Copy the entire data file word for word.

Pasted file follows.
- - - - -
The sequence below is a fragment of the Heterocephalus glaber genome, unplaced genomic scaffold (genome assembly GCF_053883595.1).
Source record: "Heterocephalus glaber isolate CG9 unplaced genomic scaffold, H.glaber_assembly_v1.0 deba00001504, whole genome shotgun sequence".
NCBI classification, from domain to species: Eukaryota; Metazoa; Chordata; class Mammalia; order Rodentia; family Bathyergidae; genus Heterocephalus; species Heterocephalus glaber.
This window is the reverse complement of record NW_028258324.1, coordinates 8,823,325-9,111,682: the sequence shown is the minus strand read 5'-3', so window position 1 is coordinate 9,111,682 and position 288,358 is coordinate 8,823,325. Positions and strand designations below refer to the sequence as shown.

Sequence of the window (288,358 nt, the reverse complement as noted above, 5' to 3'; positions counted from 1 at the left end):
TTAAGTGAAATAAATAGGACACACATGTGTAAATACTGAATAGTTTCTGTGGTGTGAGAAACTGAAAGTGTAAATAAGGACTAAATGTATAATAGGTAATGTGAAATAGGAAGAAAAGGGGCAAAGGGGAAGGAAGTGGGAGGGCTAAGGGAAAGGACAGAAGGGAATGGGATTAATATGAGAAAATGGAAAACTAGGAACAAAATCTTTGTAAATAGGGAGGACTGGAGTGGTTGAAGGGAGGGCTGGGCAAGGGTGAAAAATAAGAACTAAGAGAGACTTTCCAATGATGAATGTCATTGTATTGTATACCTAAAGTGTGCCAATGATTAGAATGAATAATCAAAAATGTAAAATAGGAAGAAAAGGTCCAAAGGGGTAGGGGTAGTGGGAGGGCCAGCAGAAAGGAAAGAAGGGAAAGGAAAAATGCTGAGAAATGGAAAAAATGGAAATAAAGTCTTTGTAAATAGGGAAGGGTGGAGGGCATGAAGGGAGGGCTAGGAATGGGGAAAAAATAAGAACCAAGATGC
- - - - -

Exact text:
The sequence below is a fragment of the Heterocephalus glaber genome, unplaced genomic scaffold (genome assembly GCF_053883595.1).
Source record: "Heterocephalus glaber isolate CG9 unplaced genomic scaffold, H.glaber_assembly_v1.0 deba00001504, whole genome shotgun sequence".
NCBI classification, from domain to species: Eukaryota; Metazoa; Chordata; class Mammalia; order Rodentia; family Bathyergidae; genus Heterocephalus; species Heterocephalus glaber.
This window is the reverse complement of record NW_028258324.1, coordinates 8,823,325-9,111,682: the sequence shown is the minus strand read 5'-3', so window position 1 is coordinate 9,111,682 and position 288,358 is coordinate 8,823,325. Positions and strand designations below refer to the sequence as shown.

Sequence of the window (288,358 nt, the reverse complement as noted above, 5' to 3'; positions counted from 1 at the left end):
TTAAGTGAAATAAATAGGACACACATGTGTAAATACTGAATAGTTTCTGTGGTGTGAGAAACTGAAAGTGTAAATAAGGACTAAATGTATAATAGGTAATGTGAAATAGGAAGAAAAGGGGCAAAGGGGAAGGAAGTGGGAGGGCTAAGGGAAAGGACAGAAGGGAATGGGATTAATATGAGAAAATGGAAAACTAGGAACAAAATCTTTGTAAATAGGGAGGACTGGAGTGGTTGAAGGGAGGGCTGGGCAAGGGTGAAAAATAAGAACTAAGAGAGACTTTCCAATGATGAATGTCATTGTATTGTATACCTAAAGTGTGCCAATGATTAGAATGAATAATCAAAAATGTAAAATAGGAAGAAAAGGTCCAAAGGGGTAGGGGTAGTGGGAGGGCCAGCAGAAAGGAAAGAAGGGAAAGGAAAAATGCTGAGAAATGGAAAAAATGGAAATAAAGTCTTTGTAAATAGGGAAGGGTGGAGGGCATGAAGGGAGGGCTAGGAATGGGGAAAAAATAAGAACCAAGATGC